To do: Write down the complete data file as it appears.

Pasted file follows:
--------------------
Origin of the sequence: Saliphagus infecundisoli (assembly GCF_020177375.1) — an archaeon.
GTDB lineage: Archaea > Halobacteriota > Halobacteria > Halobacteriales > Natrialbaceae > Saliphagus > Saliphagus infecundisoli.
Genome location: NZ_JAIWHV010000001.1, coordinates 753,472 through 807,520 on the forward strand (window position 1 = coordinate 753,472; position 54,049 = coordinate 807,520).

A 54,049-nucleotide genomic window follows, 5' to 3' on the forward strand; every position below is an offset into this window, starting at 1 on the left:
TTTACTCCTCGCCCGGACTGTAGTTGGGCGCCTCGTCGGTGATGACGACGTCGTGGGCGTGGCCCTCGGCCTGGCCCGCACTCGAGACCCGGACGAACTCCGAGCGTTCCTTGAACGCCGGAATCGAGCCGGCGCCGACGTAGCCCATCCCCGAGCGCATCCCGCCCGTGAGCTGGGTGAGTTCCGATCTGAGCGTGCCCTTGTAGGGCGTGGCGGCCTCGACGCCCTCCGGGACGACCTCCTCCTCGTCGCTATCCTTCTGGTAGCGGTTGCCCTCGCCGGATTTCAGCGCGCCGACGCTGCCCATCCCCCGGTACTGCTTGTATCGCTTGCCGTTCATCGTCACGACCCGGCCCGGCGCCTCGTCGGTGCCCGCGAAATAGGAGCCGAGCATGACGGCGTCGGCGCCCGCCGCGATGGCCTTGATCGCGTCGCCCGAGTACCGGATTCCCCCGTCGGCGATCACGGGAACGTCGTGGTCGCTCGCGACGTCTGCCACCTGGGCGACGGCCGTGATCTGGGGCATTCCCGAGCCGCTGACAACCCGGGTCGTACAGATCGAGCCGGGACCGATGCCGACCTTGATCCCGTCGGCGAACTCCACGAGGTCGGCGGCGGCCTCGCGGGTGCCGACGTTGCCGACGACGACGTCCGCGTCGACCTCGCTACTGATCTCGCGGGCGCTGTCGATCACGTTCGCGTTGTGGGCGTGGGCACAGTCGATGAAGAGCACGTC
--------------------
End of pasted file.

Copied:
Origin of the sequence: Saliphagus infecundisoli (assembly GCF_020177375.1) — an archaeon.
GTDB lineage: Archaea > Halobacteriota > Halobacteria > Halobacteriales > Natrialbaceae > Saliphagus > Saliphagus infecundisoli.
Genome location: NZ_JAIWHV010000001.1, coordinates 753,472 through 807,520 on the forward strand (window position 1 = coordinate 753,472; position 54,049 = coordinate 807,520).

A 54,049-nucleotide genomic window follows, 5' to 3' on the forward strand; every position below is an offset into this window, starting at 1 on the left:
TTTACTCCTCGCCCGGACTGTAGTTGGGCGCCTCGTCGGTGATGACGACGTCGTGGGCGTGGCCCTCGGCCTGGCCCGCACTCGAGACCCGGACGAACTCCGAGCGTTCCTTGAACGCCGGAATCGAGCCGGCGCCGACGTAGCCCATCCCCGAGCGCATCCCGCCCGTGAGCTGGGTGAGTTCCGATCTGAGCGTGCCCTTGTAGGGCGTGGCGGCCTCGACGCCCTCCGGGACGACCTCCTCCTCGTCGCTATCCTTCTGGTAGCGGTTGCCCTCGCCGGATTTCAGCGCGCCGACGCTGCCCATCCCCCGGTACTGCTTGTATCGCTTGCCGTTCATCGTCACGACCCGGCCCGGCGCCTCGTCGGTGCCCGCGAAATAGGAGCCGAGCATGACGGCGTCGGCGCCCGCCGCGATGGCCTTGATCGCGTCGCCCGAGTACCGGATTCCCCCGTCGGCGATCACGGGAACGTCGTGGTCGCTCGCGACGTCTGCCACCTGGGCGACGGCCGTGATCTGGGGCATTCCCGAGCCGCTGACAACCCGGGTCGTACAGATCGAGCCGGGACCGATGCCGACCTTGATCCCGTCGGCGAACTCCACGAGGTCGGCGGCGGCCTCGCGGGTGCCGACGTTGCCGACGACGACGTCCGCGTCGACCTCGCTACTGATCTCGCGGGCGCTGTCGATCACGTTCGCGTTGTGGGCGTGGGCACAGTCGATGAAGAGCACGTC